Target’s Chief Legal and Risk Officer Helps Retailer Manage Bumpy Supply Chains

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The retailer, like many in the sector, faces a tight labor market along with manufacturing disruptions and travel restrictions related to the coronavirus

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Target is also facing complications seen by many companies this year, including manufacturing disruptions and travel restrictions due to the coronavirus pandemic as well as a tight labor market.

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Dawn H. Liu, who has served as Target’s chief legal and risk officer for the past five years, said that preparing to ensure that holiday shelves are full and the season runs smoothly, risk forecasting, has been provided by the board. Updates with members and results in coordination between teams. years.

Mr. Liu, who was new to retail before joining Target, said his background in corporate legal leadership roles at tech companies was helpful to Target as it incorporates technology into its core business. Prior to joining Target in 2016, he was secretary general and secretary of workplace technology firm Xerox Corp.

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Mr. Liu, who manages about 500 people out of the company’s Minneapolis headquarters, has also been actively involved in efforts to combat Asian-American hatred and support justice for victims of the attacks, including Asian American Justice. co-founded a non-profit alliance for

Businesshala spoke with him about how the company has managed calls for responsible sourcing and supply-chain transparency, how it ensures ethical conduct among its employees, and the goals it faces in the coming year. Their perspective on the risks involved. Edited excerpts follow.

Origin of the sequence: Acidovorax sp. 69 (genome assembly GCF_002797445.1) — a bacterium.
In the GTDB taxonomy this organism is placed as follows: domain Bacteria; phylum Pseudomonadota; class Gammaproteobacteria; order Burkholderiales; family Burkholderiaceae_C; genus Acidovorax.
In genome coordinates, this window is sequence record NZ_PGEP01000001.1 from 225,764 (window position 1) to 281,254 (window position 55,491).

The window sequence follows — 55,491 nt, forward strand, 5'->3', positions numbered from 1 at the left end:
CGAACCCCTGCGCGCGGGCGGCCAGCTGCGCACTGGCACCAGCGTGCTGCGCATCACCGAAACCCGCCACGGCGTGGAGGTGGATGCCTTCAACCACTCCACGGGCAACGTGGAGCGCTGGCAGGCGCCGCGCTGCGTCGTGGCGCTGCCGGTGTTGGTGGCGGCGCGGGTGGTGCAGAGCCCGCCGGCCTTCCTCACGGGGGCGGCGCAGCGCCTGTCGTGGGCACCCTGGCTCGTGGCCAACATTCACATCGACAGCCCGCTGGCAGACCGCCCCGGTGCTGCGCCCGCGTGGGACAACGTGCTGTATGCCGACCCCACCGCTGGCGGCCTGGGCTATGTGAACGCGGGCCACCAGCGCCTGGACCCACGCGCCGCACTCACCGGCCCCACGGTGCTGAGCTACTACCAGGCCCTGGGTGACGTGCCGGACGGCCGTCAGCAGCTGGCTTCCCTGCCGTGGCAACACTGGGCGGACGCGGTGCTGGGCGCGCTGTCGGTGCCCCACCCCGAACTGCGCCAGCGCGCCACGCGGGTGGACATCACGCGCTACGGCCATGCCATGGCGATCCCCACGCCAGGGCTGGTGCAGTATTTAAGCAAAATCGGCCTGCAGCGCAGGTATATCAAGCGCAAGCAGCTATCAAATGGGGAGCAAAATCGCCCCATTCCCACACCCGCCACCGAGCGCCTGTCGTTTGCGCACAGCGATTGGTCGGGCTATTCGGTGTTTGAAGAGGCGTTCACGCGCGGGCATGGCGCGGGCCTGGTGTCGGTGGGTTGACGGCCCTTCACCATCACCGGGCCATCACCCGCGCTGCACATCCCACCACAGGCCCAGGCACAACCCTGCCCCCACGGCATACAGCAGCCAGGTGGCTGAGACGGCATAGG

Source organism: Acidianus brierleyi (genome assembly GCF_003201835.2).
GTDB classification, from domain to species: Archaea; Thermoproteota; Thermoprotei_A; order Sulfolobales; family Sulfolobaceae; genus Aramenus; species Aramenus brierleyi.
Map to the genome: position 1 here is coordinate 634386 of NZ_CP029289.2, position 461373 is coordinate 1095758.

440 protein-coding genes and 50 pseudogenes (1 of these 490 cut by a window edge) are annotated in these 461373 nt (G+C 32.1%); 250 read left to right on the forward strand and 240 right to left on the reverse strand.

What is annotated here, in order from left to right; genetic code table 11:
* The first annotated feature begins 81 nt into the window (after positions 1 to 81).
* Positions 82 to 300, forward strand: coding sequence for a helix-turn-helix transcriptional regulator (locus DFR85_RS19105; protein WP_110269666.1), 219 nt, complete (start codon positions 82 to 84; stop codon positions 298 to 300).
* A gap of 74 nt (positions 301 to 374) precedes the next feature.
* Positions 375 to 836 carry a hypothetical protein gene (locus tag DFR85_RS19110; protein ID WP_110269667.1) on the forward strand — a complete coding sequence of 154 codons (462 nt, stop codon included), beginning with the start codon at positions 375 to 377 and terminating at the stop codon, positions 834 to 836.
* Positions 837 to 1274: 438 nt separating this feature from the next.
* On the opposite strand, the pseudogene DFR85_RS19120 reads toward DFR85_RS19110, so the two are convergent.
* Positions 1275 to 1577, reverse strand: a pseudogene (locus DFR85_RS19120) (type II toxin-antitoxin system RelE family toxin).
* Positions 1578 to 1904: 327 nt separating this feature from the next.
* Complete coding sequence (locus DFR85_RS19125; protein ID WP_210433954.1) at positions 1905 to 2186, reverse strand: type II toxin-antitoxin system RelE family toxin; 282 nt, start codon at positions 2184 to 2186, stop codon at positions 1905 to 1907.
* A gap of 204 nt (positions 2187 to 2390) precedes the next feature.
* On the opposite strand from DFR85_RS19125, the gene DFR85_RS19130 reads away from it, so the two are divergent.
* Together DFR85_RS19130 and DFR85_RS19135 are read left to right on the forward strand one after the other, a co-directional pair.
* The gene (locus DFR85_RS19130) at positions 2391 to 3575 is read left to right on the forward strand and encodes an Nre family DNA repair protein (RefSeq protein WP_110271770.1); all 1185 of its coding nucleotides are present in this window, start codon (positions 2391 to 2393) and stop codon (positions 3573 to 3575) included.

BusinesshalaIt’s the start of the holiday shopping season. What is your role in making sure Target’s shelves are full for the holiday season?

Mr. Liu: I think we knew well ahead of time that this year’s holiday season will face supply-chain challenges, from manufacturer to our shelf, and different types of risks at each stage of that supply chain. Were. … our job is to recognize that risk in advance, making sure our supply-chain team covers them in a way that is sensible, using their on-topic expertise to prepare, and To ensure that we communicate effectively what needs to be known, whether it is the board or members of the management team or our customers and our team members.

We are well aware of the trade sanctions that the US has placed on some imported products, particularly [those] from China, and we’ve had to get ahead of that curve to make sure we’re prepared to deal with the different kinds of trade restrictions that could come, to make sure people in our supply-chains are aware Help guide them through more of the rules.

BusinesshalaResponsible sourcing and supply-chain transparency are increasingly hot topics among retailers these days. What is your role in this process at Target and how do you ensure compliance when supply chains are getting more complex these days?